Love at a Career Crossroads

By Associated PressDecember 8, 2004, 5:00 pm
04 Target World ChallengeTHOUSAND OAKS, Calif. -- Davis Love III looked as if he was hitting his stride.
He finished his best season on the PGA Tour last year by winning the Target World Challenge, holding off a late charge by tournament host Tiger Woods and heading into the short offseason with high hopes.
He had matched his career best with four PGA Tour victories, including his second title at The Players Championship. He earned more than $6 million for the first time in his career. He was No. 4 in the world ranking, and his name often was included when the conversation turned to golf's elite players.
But when he arrived at Sherwood Country Club on Wednesday as the defending champion, Love found himself without a victory for the fourth time in the last six years.
At 40 and hampered by neck problems, he is at the intersection of a good career and a great one.
'I'm in the top 10 in the world, but competitively I haven't belonged there the last couple of months,' Love said. 'I've been consistent my whole career, and I'd like this to last as long as I can.'
The consistency is evident by the fact he finished 10th on the PGA Tour money list with just over $3 million, the only player in the top 10 who did not win this year.
Love came close in the spring. He reached the finals of the Match Play Championship and outplayed Woods, but simply couldn't make enough putts before losing on the 34th hole. Two weeks later, he was poised to win the Honda Classic until Todd Hamilton - an unknown at the time - birdied the last two holes to beat him.
Love never had a good chance the rest of the year. He ended his official season by missing two cuts and withdrawing from the Tour Championship with his recurring neck injury, the result of playing too much in a desperate attempt to hoist a trophy.
'You would think after 20 years of playing competitive golf, you'd figure out when enough is enough,' Love said. 'But this is the first year I really got to the point where physically I wasn't ready to play, mentally I wasn't ready to play, and I was frustrated. Rather than getting away from it, I kept pushing harder and harder.'
He now plans to do regular maintenance on his swing, limiting the balls he pounds on the range. Off the course, he knows he needs to learn to relax, cutting back on the time he spends on his tractor or hunting.
The Target World Challenge, an unofficial tournament with a 16-man field, will be Love's first event since Nov. 4. Not surprisingly, he sees the tournament differently this time.
'I'm looking at it as the start of next year, rather than the finish,' he said.
Love has some concrete goals in mind. With 18 career victories, he needs two more to earn a lifetime exemption on the PGA Tour. Only Woods, Vijay Singh and Phil Mickelson among his peers have won 20 times on tour.
Love, whose only victory in a major came at the 1997 PGA Championship, also is starting to consider how he will be remembered. Right now, he's not sure.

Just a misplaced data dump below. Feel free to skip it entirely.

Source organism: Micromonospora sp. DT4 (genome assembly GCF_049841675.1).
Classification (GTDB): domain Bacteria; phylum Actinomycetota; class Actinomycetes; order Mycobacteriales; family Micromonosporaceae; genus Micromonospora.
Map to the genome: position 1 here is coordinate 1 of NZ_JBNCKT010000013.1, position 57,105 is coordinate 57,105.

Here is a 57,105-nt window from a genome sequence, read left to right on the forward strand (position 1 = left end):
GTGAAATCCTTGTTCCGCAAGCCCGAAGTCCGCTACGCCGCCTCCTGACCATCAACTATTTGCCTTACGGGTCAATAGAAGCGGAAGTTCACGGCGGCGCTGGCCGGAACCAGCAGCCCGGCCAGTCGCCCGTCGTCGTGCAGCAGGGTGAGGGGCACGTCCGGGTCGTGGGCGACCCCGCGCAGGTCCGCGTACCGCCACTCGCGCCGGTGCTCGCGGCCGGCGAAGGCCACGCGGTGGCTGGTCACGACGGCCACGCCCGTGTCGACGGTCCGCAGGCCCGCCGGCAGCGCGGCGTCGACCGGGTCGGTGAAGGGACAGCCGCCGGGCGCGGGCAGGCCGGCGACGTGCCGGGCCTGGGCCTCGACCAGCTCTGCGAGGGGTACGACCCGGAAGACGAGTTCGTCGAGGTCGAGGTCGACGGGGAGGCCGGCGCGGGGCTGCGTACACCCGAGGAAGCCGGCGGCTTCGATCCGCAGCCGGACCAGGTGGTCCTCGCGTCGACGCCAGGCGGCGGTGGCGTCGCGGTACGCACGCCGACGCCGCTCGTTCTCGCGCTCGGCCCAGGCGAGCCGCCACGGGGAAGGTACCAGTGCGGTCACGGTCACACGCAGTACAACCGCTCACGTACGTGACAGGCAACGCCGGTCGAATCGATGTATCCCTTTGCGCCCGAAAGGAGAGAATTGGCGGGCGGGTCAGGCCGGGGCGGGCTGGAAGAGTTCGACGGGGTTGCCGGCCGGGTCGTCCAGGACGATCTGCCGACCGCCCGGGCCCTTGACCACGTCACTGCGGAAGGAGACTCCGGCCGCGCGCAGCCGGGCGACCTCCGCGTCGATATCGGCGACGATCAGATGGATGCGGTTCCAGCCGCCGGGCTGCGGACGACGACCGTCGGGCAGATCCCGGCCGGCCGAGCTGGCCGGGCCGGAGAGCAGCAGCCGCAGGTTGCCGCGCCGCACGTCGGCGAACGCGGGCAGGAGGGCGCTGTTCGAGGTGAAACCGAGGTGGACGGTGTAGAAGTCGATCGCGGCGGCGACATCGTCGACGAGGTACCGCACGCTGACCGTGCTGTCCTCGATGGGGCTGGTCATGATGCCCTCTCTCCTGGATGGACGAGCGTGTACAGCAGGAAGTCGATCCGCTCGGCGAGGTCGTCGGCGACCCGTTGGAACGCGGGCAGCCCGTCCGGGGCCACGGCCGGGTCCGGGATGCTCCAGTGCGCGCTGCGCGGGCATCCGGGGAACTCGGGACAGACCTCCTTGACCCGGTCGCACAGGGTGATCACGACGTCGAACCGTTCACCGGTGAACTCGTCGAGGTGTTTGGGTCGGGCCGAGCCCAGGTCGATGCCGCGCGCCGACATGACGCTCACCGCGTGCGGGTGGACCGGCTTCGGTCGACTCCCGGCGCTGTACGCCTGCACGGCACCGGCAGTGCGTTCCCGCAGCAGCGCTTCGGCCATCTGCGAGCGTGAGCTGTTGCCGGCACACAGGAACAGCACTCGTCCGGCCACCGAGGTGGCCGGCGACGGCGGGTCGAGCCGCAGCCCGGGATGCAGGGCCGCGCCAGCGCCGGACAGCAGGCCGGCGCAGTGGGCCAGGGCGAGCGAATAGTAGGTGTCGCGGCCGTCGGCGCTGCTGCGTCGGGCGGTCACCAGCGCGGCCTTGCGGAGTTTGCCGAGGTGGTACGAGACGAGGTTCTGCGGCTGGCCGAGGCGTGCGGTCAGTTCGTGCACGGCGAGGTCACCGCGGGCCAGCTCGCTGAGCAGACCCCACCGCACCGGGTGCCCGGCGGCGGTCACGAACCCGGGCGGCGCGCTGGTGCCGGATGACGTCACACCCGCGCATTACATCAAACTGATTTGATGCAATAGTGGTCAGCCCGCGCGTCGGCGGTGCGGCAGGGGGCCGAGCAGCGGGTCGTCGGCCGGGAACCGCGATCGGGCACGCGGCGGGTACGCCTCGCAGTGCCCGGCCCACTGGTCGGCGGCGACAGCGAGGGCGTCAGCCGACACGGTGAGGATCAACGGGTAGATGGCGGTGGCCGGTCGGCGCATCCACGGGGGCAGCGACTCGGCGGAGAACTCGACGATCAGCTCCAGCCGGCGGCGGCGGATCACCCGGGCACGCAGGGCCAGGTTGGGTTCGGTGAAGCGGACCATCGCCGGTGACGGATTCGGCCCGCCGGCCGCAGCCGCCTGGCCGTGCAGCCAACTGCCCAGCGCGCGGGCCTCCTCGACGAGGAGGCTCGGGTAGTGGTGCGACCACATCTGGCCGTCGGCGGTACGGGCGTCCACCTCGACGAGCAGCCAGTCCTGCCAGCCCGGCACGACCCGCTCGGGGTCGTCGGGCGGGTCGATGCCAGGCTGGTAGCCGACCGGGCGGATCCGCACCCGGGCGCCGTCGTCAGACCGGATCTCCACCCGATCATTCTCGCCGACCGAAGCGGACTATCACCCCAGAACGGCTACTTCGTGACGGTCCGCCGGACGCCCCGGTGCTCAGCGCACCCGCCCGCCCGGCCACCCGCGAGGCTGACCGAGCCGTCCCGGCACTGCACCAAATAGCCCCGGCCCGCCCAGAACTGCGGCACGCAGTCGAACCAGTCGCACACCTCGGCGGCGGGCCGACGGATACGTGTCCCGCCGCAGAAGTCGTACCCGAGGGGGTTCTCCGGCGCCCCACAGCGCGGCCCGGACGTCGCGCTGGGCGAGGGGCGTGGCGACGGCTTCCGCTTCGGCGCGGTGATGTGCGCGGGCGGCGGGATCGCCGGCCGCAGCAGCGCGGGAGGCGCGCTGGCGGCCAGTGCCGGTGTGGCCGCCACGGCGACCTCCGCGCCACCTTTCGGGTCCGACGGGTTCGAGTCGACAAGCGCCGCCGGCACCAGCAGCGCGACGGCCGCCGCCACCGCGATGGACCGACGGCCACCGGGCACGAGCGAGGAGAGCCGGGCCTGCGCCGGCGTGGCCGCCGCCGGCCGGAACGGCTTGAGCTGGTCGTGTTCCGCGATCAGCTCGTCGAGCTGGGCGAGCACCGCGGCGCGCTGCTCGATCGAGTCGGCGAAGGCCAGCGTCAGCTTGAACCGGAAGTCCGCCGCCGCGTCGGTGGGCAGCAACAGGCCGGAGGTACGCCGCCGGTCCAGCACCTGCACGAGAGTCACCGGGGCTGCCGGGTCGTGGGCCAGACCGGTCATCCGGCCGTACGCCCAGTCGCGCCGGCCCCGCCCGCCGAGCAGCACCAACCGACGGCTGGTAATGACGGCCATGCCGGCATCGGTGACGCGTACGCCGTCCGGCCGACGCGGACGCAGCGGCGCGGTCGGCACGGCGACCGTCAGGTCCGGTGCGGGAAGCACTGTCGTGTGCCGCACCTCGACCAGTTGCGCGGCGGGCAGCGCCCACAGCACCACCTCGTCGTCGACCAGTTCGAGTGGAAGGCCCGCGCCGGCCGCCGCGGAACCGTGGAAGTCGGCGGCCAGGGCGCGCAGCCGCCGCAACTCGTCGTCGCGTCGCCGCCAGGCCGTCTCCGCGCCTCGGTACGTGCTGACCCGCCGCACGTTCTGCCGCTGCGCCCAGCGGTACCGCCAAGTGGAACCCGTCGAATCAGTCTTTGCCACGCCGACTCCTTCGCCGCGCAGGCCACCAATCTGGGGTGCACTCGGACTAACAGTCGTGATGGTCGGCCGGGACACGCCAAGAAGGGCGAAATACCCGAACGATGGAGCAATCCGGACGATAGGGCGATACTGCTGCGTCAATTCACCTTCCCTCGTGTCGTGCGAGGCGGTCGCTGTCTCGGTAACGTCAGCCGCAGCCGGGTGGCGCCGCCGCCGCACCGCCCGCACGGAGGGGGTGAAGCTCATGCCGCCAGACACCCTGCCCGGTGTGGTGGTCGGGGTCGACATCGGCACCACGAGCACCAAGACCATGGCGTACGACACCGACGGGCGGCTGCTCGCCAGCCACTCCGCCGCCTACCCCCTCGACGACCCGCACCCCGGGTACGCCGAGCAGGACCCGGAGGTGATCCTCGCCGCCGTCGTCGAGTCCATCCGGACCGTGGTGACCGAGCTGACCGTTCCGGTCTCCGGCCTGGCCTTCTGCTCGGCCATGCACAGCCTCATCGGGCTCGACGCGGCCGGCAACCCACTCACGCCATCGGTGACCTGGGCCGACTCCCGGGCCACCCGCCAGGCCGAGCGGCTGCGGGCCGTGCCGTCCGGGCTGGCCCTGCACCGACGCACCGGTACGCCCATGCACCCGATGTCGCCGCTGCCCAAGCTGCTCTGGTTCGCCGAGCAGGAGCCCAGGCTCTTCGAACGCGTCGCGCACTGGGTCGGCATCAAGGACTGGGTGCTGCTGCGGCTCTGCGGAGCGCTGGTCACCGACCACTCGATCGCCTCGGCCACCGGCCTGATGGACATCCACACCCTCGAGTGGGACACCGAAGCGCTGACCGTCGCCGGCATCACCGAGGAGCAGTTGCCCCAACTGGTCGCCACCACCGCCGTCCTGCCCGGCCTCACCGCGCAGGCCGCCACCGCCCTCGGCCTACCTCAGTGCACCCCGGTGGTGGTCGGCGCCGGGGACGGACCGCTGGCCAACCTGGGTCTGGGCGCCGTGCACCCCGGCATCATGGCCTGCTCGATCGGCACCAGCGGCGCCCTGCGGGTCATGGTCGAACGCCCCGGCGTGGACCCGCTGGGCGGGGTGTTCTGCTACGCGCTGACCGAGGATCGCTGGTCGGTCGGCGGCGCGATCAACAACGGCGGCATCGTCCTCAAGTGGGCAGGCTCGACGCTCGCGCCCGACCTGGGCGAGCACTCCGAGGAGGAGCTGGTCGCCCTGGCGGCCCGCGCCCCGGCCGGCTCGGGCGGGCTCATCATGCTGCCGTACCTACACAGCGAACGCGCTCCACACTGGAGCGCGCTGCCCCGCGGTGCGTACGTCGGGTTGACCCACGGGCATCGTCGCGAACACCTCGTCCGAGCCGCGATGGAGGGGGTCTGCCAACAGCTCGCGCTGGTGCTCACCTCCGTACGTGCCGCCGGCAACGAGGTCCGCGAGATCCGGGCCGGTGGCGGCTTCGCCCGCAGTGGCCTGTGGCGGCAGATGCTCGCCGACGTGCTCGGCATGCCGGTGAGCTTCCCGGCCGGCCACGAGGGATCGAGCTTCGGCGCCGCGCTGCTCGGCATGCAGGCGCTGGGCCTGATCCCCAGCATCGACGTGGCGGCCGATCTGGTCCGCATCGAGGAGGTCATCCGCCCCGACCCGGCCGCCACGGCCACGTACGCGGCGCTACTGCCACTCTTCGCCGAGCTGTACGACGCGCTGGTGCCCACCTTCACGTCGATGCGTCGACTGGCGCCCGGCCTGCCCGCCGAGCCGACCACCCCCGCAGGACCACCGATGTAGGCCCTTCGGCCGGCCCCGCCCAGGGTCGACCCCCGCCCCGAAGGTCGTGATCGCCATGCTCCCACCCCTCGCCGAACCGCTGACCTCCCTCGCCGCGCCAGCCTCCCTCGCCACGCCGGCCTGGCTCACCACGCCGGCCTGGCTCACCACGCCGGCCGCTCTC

'I'm a couple of majors away from whatever ... maybe the Hall of Fame,' he said. 'I have a chance to have a great career. Right now, it's just a really, really nice career. You want to be remembered as one of the best of your generation. One major is not enough. Two TPCs is great, but I'd like to have three or four.'
He wouldn't mind getting started this week, even though the Target World Challenge doesn't count.
The field includes Singh in his first appearance since being named PGA Tour player of the year. Singh flew in from New York and headed straight to the practice range to hit balls in the cold rain.
The tournament might be an interesting barometer of Woods' game. He won his first stroke-play title of the season last month in Japan, winning by eight shots. Woods knows the Dunlop Phoenix will never be mistaken for a PGA Tour event, although he said he played well enough to win anywhere that week.
And he made it sound like his swing changes have finally set in.
Others in the field include Padraig Harrington, Colin Montgomerie and Miguel Angel Jimenez from Europe's winning Ryder Cup team, along with Jim Furyk and 51-year-old Jay Haas, both of whom arrived from South Africa.
It is a casual week, although it becomes quite serious for those in contention for the $1.25 million winner's check.
Money isn't an issue for Love. Winning is.
He agrees that his name no long belongs in the same sentence as Singh, Woods, Ernie Els, Retief Goosen and Mickelson. But he knows how to fix that.
'If you're winning, you put yourself up there,' Love said.
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    Watch: Tiger highlights from Round 2 at Honda

    By Golf Channel DigitalFebruary 23, 2018, 8:12 pm

    Tiger Woods started at even par in Round 2 of the Honda Classic. Friday began with a bogey at the par-4 second, but Woods got that stroke back with a birdie at the par-4 fourth:

    Following four consecutive pars, Woods birdied the par-4 ninth to turn in 1-under 34.

    At 1 under for the tournament, Woods was tied for 10th place, three off the lead, when he began the back nine at PGA National.

    Getty Images

    Defending champ Fowler misses cut at Honda

    By Ryan LavnerFebruary 23, 2018, 7:14 pm

    PALM BEACH GARDENS, Fla. – The roles might be reversed this weekend for Rickie Fowler.

    Last year, when he won at PGA National, Fowler was greeted behind the 18th green by Justin Thomas, one of his Jupiter neighbors. Thomas had missed the cut in his hometown event but drove back to the tournament to congratulate Fowler on his fourth PGA Tour title.

    It’s Fowler who will be on the sidelines this weekend, after missing the Honda Classic cut following rounds of 71-76.  

    Full-field scores from the Honda Classic

    Honda Classic: Articles, photos and videos

    “I haven’t been swinging it great the last month and a half,” he said afterward. “Obviously playing in the wind, it will pick you apart even more.”

    After a tie for fourth at Kapalua, Fowler has missed two of his last three cuts. In between, at the Phoenix Open, he coughed up the 54-hole lead and tied for 11th.

    Fowler said he’s been struggling with commitment and trust on the course.

    “It’s close,” he said. “Just a little bit off, and the wind is going to make it look like you’re a terrible weekend golfer.”

    Asked if he’d return the favor for Thomas, if he were to go and win, Fowler smiled and said: “Of course.”